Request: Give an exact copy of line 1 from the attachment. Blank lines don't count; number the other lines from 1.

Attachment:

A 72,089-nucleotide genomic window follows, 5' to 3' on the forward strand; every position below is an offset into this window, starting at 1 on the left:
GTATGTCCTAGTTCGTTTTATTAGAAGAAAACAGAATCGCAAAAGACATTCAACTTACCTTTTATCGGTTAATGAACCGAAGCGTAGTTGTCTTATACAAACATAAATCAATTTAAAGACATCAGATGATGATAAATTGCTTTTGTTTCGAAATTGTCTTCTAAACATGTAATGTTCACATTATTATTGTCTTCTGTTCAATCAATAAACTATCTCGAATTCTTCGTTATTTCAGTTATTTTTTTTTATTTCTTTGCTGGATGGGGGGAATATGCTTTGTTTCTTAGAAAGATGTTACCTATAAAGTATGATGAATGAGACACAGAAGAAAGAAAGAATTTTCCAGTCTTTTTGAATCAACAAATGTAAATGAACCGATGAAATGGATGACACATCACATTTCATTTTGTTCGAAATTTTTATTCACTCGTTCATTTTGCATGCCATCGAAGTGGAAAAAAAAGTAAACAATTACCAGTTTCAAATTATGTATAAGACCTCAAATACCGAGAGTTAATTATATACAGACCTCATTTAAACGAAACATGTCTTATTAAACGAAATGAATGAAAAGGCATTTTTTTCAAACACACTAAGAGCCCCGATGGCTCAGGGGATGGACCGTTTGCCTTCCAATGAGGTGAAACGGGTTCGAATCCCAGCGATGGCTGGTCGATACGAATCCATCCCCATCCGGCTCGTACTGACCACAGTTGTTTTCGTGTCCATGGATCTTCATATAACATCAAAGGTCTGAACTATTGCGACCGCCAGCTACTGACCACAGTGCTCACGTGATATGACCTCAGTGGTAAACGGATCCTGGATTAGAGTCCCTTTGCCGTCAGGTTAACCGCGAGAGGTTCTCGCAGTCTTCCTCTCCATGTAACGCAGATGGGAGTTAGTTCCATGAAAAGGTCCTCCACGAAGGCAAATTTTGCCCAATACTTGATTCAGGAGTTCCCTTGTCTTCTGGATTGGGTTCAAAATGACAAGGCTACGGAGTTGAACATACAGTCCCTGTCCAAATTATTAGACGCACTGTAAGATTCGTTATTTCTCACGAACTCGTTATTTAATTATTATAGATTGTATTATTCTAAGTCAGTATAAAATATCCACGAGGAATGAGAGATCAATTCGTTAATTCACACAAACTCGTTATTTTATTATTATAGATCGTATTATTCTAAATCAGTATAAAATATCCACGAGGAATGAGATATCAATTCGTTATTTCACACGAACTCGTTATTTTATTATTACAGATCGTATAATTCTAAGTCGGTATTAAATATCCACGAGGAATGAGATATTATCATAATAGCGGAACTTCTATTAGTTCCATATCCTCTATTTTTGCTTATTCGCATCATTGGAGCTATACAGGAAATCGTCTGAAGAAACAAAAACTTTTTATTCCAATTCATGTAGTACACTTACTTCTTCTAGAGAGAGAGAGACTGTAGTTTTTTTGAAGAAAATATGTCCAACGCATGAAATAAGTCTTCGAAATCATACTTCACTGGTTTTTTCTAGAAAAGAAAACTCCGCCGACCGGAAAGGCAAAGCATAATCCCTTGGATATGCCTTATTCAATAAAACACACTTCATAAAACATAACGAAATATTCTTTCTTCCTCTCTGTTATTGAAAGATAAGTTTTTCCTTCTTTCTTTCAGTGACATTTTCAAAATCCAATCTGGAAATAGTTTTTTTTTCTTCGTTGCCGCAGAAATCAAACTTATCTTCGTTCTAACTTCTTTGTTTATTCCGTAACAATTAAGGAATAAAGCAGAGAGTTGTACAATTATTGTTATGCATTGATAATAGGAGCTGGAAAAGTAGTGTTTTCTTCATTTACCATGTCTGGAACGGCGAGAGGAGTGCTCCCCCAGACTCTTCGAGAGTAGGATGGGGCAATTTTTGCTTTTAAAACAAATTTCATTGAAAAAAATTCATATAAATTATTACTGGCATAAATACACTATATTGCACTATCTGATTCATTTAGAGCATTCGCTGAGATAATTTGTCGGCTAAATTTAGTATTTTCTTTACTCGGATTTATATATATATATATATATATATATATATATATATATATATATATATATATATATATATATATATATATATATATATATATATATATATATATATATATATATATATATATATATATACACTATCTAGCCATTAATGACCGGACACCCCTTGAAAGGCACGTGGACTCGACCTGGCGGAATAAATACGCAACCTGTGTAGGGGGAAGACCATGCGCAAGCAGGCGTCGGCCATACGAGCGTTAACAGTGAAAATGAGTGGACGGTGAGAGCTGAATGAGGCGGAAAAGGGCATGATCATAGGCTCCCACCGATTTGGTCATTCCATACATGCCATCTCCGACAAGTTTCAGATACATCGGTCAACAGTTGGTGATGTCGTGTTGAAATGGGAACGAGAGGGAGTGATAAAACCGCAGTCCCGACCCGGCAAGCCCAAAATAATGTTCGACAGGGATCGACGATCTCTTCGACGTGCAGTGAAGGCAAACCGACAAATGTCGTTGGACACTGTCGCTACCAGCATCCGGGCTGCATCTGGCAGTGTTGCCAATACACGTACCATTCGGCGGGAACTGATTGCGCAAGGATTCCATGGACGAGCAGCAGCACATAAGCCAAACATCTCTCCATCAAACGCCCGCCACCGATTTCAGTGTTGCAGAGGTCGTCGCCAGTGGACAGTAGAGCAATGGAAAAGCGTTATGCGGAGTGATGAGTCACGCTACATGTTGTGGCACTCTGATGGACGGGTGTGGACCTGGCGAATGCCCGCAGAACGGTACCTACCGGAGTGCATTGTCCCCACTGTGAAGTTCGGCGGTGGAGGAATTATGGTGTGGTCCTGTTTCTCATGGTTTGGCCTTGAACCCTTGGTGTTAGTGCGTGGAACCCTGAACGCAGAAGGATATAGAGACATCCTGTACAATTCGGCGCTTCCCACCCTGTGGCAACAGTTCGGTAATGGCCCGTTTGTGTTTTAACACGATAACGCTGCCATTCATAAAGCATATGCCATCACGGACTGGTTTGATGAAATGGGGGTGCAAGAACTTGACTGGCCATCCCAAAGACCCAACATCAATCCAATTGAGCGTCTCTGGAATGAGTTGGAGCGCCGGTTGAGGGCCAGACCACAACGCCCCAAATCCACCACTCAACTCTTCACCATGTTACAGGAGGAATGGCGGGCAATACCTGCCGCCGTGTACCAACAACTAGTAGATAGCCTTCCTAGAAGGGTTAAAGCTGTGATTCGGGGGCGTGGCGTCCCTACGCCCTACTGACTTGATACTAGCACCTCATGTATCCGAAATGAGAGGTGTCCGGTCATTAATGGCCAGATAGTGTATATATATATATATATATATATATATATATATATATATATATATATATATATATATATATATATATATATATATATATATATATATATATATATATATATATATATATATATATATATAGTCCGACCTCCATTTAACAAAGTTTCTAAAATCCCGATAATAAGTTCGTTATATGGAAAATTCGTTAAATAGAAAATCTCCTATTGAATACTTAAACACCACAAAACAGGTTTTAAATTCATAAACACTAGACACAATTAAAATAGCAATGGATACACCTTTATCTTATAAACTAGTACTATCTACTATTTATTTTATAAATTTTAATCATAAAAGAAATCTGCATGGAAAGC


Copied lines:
A 72,089-nucleotide genomic window follows, 5' to 3' on the forward strand; every position below is an offset into this window, starting at 1 on the left: